The Royal Navy is using artificial intelligence for the first time at sea in an effort to help defeat missile attacks.
The Royal Navy say here that leading-edge software is being tested at sea against live missiles during the largest exercise of its type off the coasts of Scotland and Norway.
“Involving more than 3,000 military personnel, Formidable Shield tests the ability of NATO warships to detect, track and defeat incoming missiles, from sea-skimming weapons travelling at twice the speed of sound just above the waterline, to ballistic missiles.
Three Royal Navy warships are taking part in the exercise, which runs until early June: destroyer HMS Dragon and two frigates, Lancaster and Argyll. HMS Lancaster and Dragon are trialing artificial intelligence and machine learning applications which offer a glimpse of the future of air defence at sea.”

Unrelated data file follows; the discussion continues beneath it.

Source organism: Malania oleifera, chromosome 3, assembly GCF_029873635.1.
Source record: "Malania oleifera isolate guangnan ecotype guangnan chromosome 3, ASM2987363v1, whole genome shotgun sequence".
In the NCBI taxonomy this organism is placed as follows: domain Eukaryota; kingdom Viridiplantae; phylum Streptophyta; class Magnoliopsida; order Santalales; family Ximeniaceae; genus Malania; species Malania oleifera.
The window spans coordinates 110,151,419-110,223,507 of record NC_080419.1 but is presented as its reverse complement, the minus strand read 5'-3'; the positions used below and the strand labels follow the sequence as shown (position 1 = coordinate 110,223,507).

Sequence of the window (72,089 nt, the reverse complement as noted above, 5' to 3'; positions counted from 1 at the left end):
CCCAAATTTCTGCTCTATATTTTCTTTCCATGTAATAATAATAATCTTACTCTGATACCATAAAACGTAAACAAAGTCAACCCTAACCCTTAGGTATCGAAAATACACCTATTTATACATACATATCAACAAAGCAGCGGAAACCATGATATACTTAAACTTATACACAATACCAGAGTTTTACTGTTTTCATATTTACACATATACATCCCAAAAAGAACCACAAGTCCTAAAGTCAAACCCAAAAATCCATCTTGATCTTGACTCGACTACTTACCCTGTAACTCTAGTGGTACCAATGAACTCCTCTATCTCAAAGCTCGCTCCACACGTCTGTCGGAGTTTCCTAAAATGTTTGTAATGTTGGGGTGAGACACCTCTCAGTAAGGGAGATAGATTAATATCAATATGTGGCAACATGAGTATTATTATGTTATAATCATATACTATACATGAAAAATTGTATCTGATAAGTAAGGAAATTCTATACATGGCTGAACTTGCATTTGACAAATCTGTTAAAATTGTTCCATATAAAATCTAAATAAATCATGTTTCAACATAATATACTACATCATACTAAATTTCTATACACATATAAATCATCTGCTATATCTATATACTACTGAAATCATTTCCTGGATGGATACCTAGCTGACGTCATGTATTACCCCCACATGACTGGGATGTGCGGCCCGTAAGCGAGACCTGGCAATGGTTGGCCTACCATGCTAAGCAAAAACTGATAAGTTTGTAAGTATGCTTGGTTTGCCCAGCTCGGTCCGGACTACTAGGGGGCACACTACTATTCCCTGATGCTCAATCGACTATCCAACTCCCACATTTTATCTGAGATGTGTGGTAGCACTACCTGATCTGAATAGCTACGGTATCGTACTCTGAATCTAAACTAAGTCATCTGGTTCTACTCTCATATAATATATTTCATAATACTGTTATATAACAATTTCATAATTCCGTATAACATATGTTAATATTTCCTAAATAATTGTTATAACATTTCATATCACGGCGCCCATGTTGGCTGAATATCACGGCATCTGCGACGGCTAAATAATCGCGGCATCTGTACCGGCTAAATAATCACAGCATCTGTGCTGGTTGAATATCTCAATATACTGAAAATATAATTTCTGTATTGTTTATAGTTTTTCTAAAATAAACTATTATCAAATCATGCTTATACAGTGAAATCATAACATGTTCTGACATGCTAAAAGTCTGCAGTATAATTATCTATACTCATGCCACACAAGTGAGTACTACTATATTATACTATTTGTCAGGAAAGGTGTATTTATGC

It is claimed that experts from the Government’s defence laboratory Dstl and industry partners from Roke, CGI and BAE Systems are using the three-week exercise to test their ‘Startle’ and ‘Sycoiea’ systems.
“Startle is designed to help ease the load on sailors monitoring the ‘air picture’ in the operations room by providing real-time recommendations and alerts. Sycoiea builds upon this and is at the forefront of automated Platform and Force Threat Evaluation Weapon assignment, effectively allowing operations room teams to identify incoming missiles and advise on the best weapon to deal with them more quickly than even the most experienced operator.”
Above Water Tactician Leading Seaman Sean Brooks aboard HMS Lancaster is among those who was impressed by the software.
“I was able identify missile threats more quickly than usual and even outwit the operations room!” he was quoted as saying.